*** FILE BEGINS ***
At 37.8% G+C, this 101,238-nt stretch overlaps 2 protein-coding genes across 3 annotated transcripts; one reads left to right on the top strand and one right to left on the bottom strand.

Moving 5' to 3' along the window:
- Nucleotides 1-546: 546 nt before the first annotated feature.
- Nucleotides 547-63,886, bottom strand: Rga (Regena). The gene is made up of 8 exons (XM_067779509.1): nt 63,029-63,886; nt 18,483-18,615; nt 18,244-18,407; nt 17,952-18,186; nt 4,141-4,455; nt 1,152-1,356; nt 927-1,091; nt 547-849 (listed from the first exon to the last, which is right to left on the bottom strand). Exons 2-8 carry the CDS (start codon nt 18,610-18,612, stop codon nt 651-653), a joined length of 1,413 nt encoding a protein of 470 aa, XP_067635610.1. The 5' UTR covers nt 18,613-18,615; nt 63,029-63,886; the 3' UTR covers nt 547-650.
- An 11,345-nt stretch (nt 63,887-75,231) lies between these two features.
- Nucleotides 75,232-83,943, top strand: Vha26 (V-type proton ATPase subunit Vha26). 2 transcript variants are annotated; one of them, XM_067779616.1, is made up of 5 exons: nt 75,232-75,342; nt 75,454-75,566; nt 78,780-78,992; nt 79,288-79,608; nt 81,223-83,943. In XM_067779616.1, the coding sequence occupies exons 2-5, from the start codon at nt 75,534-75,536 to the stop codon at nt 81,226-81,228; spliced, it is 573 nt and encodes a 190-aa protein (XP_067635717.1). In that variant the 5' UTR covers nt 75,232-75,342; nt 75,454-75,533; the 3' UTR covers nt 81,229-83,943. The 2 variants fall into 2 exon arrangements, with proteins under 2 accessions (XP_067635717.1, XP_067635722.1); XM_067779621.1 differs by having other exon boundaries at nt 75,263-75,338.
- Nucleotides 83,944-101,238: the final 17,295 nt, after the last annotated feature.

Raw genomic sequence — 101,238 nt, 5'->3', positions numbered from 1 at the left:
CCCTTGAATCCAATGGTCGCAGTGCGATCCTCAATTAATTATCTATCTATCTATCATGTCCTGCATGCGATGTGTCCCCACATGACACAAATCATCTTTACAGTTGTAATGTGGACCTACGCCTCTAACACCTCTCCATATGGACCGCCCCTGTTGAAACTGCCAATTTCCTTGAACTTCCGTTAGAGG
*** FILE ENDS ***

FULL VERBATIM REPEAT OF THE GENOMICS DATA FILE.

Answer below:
At 37.8% G+C, this 101,238-nt stretch overlaps 2 protein-coding genes across 3 annotated transcripts; one reads left to right on the top strand and one right to left on the bottom strand.

Moving 5' to 3' along the window:
- Nucleotides 1-546: 546 nt before the first annotated feature.
- Nucleotides 547-63,886, bottom strand: Rga (Regena). The gene is made up of 8 exons (XM_067779509.1): nt 63,029-63,886; nt 18,483-18,615; nt 18,244-18,407; nt 17,952-18,186; nt 4,141-4,455; nt 1,152-1,356; nt 927-1,091; nt 547-849 (listed from the first exon to the last, which is right to left on the bottom strand). Exons 2-8 carry the CDS (start codon nt 18,610-18,612, stop codon nt 651-653), a joined length of 1,413 nt encoding a protein of 470 aa, XP_067635610.1. The 5' UTR covers nt 18,613-18,615; nt 63,029-63,886; the 3' UTR covers nt 547-650.
- An 11,345-nt stretch (nt 63,887-75,231) lies between these two features.
- Nucleotides 75,232-83,943, top strand: Vha26 (V-type proton ATPase subunit Vha26). 2 transcript variants are annotated; one of them, XM_067779616.1, is made up of 5 exons: nt 75,232-75,342; nt 75,454-75,566; nt 78,780-78,992; nt 79,288-79,608; nt 81,223-83,943. In XM_067779616.1, the coding sequence occupies exons 2-5, from the start codon at nt 75,534-75,536 to the stop codon at nt 81,226-81,228; spliced, it is 573 nt and encodes a 190-aa protein (XP_067635717.1). In that variant the 5' UTR covers nt 75,232-75,342; nt 75,454-75,533; the 3' UTR covers nt 81,229-83,943. The 2 variants fall into 2 exon arrangements, with proteins under 2 accessions (XP_067635717.1, XP_067635722.1); XM_067779621.1 differs by having other exon boundaries at nt 75,263-75,338.
- Nucleotides 83,944-101,238: the final 17,295 nt, after the last annotated feature.

Raw genomic sequence — 101,238 nt, 5'->3', positions numbered from 1 at the left:
CCCTTGAATCCAATGGTCGCAGTGCGATCCTCAATTAATTATCTATCTATCTATCATGTCCTGCATGCGATGTGTCCCCACATGACACAAATCATCTTTACAGTTGTAATGTGGACCTACGCCTCTAACACCTCTCCATATGGACCGCCCCTGTTGAAACTGCCAATTTCCTTGAACTTCCGTTAGAGG